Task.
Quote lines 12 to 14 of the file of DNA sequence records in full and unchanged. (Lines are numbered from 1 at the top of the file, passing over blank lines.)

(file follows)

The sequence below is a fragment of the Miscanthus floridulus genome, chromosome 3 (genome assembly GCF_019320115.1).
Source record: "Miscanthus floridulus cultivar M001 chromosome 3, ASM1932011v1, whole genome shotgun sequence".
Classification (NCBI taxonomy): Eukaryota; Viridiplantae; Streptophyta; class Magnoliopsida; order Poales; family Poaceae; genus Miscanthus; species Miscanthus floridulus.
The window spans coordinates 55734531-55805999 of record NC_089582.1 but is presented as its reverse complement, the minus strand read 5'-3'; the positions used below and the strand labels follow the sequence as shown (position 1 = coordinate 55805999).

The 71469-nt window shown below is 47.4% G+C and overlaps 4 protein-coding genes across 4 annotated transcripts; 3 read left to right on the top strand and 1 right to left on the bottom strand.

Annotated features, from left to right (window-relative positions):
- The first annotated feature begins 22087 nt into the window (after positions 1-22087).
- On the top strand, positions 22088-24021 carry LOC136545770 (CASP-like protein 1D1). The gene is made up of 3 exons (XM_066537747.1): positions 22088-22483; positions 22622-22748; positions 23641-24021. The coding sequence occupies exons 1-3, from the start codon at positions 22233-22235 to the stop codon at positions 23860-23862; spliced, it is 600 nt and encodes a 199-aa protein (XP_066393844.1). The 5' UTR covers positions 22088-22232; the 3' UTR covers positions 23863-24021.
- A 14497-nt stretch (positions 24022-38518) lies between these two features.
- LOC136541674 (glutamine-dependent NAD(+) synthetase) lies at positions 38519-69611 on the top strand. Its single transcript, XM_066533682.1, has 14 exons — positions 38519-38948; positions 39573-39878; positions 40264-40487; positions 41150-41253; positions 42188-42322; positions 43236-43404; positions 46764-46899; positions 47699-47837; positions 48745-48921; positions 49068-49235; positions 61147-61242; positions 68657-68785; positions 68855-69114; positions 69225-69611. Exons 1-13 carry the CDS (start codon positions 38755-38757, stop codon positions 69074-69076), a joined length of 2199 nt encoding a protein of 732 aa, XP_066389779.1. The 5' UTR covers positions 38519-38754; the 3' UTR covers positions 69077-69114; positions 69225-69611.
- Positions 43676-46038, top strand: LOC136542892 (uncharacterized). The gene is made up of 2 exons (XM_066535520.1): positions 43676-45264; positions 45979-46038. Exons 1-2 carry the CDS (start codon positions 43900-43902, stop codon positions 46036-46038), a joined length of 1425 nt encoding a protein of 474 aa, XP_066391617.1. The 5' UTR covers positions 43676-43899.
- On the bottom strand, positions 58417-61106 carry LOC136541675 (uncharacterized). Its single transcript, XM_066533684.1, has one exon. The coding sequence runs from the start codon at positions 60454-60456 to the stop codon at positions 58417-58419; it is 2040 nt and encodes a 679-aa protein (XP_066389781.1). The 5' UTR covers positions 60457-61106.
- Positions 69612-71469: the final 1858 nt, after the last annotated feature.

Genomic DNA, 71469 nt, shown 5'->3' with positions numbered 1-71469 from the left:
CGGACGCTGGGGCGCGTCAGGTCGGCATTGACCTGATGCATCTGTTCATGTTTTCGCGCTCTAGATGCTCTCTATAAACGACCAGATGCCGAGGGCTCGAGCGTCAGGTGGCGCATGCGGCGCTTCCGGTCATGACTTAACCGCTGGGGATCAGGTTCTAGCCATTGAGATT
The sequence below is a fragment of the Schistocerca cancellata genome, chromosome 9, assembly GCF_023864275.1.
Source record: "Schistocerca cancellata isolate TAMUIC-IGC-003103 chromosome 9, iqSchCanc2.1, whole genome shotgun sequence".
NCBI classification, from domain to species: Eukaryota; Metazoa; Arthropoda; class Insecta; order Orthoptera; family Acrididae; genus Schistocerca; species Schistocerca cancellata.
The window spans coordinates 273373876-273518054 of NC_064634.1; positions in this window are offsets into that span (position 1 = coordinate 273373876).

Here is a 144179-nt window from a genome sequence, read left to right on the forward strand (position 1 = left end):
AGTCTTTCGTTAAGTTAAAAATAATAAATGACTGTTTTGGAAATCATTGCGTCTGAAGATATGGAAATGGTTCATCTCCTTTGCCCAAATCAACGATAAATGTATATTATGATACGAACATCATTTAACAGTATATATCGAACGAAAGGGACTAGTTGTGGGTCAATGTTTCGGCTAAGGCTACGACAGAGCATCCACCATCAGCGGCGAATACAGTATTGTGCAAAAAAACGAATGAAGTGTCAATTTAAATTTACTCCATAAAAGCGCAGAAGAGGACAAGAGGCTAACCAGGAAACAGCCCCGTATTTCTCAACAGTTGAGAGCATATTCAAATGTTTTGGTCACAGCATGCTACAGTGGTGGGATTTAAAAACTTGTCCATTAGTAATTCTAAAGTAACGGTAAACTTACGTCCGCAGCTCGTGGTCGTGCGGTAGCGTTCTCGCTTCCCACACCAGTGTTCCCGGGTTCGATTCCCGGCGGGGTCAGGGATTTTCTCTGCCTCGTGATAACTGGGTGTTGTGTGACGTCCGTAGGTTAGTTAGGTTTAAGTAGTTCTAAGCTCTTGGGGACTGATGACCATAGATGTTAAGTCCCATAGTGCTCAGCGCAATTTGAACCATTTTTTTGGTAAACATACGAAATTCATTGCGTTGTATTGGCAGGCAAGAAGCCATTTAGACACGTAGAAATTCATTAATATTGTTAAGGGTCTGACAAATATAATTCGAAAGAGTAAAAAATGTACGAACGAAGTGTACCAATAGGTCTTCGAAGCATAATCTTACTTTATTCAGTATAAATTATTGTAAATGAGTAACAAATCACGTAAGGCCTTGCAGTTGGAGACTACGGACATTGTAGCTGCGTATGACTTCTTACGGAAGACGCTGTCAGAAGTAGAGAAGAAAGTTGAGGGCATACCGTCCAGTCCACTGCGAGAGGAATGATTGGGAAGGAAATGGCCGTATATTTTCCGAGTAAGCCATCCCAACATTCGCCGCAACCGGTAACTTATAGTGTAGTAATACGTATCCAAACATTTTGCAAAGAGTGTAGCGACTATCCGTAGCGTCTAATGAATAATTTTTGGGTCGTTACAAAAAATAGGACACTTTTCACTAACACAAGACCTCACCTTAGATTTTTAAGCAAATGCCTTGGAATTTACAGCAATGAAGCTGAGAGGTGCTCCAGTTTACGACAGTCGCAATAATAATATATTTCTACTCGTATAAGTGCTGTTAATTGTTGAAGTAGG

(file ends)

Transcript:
- On the bottom strand, positions 58417-61106 carry LOC136541675 (uncharacterized). Its single transcript, XM_066533684.1, has one exon. The coding sequence runs from the start codon at positions 60454-60456 to the stop codon at positions 58417-58419; it is 2040 nt and encodes a 679-aa protein (XP_066389781.1). The 5' UTR covers positions 60457-61106.
- Positions 69612-71469: the final 1858 nt, after the last annotated feature.

Genomic DNA, 71469 nt, shown 5'->3' with positions numbered 1-71469 from the left: